On 5 August 2016, anti-government forces from the Free Syrian Army and the Islamist coalition Jaish al-Fateh stormed and captured a Syrian Arab Army (SAA) artillery school facility during operations aimed at breaking the Syrian regime siege of Eastern Aleppo. The following day, rebel group Ahrar al-Sham posted photos of materiel in the facility’s ‘Ordnance Square‘. Apart from a number of artillery pieces more commonly seen in the Syrian conflict, a photo showed a Soviet 180 mm S-23 artillery gun in the travelling position.
The next day, yet another group, Jabhat Fateh al-Sham, published a video showing a close-up of the gun. The video also shows a number of artillery systems, along with significant quantities of ammunition, small arms, and light weapons. These include ZIL-131 4 x 4 trucks, BTR-60PB APC, and BMP-1 IFV; 122 mm M-30 and D-30 guns, 130 mm M-46 guns, and 9P122 BRDM-based ATGM launchers; 122 mm artillery projectiles and 122 mm rockets; AK type assault rifles; 9M113 missiles for the Konkurs ATGW, PG-7 series HEAT rounds for the RPG-7, and crates of 7.62 x 39 mm M1943 ball cartridges.
There are two known photos of Syrian soldiers standing atop this gun, one of them undated (published no later than February 2013), with the other believed to have been taken in 2014.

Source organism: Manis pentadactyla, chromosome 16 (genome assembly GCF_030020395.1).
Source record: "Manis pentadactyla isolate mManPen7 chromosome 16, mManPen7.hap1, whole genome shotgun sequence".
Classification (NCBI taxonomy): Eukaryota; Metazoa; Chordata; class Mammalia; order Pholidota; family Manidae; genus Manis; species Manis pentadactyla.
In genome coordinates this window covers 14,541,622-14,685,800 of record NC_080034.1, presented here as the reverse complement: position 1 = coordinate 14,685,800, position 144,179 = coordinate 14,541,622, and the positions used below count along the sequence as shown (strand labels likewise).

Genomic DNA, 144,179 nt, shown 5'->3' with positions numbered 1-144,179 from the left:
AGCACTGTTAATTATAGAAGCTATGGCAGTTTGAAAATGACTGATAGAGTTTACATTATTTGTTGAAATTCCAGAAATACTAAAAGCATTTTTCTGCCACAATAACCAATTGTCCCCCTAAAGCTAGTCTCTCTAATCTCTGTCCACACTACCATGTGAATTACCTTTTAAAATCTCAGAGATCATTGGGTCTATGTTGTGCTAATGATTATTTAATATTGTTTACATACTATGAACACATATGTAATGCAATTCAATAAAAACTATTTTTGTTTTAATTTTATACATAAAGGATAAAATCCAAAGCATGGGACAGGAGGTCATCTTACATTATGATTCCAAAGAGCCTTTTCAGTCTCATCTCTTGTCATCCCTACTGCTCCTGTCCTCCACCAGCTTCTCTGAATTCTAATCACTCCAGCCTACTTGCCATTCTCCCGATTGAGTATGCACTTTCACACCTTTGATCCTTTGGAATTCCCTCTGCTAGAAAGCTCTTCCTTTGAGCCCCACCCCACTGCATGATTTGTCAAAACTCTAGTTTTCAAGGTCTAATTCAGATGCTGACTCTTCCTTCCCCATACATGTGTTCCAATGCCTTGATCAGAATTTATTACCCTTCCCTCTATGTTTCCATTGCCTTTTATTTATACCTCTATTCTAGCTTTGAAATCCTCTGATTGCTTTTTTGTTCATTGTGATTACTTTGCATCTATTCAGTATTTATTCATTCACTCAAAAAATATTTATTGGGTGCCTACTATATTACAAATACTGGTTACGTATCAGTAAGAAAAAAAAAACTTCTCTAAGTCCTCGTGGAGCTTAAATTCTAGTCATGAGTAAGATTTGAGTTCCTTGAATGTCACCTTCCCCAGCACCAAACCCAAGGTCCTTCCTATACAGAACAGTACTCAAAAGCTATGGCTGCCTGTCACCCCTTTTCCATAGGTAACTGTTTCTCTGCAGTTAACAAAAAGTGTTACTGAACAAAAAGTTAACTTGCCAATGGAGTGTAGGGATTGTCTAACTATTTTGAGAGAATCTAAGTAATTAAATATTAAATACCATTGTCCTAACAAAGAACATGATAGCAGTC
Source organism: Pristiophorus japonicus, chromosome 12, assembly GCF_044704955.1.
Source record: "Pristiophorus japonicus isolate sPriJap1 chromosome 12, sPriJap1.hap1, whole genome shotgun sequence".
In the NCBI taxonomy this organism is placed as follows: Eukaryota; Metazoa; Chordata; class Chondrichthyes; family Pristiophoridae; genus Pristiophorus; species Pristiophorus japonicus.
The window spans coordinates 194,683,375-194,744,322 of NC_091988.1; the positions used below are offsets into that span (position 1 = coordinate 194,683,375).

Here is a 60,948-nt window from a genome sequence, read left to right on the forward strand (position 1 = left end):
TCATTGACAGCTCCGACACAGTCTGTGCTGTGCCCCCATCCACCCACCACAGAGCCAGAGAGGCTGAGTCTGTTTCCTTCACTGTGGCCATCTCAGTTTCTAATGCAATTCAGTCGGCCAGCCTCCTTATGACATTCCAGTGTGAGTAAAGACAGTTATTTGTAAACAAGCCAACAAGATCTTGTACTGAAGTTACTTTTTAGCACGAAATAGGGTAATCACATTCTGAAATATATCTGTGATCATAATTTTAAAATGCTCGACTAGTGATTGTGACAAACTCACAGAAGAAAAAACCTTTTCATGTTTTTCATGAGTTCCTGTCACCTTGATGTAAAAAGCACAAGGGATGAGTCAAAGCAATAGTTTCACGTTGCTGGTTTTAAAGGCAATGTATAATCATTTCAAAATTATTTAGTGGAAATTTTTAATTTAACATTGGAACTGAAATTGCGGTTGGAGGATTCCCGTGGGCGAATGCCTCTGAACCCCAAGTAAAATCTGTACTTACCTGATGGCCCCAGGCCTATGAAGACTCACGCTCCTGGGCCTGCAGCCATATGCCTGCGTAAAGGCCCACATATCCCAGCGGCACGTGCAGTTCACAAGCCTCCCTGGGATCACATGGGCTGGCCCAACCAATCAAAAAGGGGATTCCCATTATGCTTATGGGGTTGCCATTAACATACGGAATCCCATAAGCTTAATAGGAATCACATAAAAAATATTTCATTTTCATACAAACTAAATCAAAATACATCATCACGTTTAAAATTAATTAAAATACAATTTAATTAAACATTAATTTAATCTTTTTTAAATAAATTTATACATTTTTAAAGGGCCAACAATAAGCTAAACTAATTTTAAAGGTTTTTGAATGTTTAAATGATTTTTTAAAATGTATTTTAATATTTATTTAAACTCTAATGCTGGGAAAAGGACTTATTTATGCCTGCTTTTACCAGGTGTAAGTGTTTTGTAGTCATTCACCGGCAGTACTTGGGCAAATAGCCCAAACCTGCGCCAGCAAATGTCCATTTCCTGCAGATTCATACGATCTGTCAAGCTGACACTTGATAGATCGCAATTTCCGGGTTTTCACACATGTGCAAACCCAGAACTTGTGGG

However, this is not the only example of this type of gun in Syria. On 7 March and 13 May 2015, two undated photos of S-23 guns were posted in a Facebook group ‘Encyclopedia of Syrian military’. The second photo (below) was widely shared.
Whilst it is not clear when these photos were taken, it is reasonable to believe that these weapons may continue to serve with the SAA. However, 180 mm guns remain much rarer than those in other calibres. As such, resupply may pose an issue if the guns are operational. Nonetheless, Syria has historically acquired significant stockpiles of ammunition with its artillery pieces.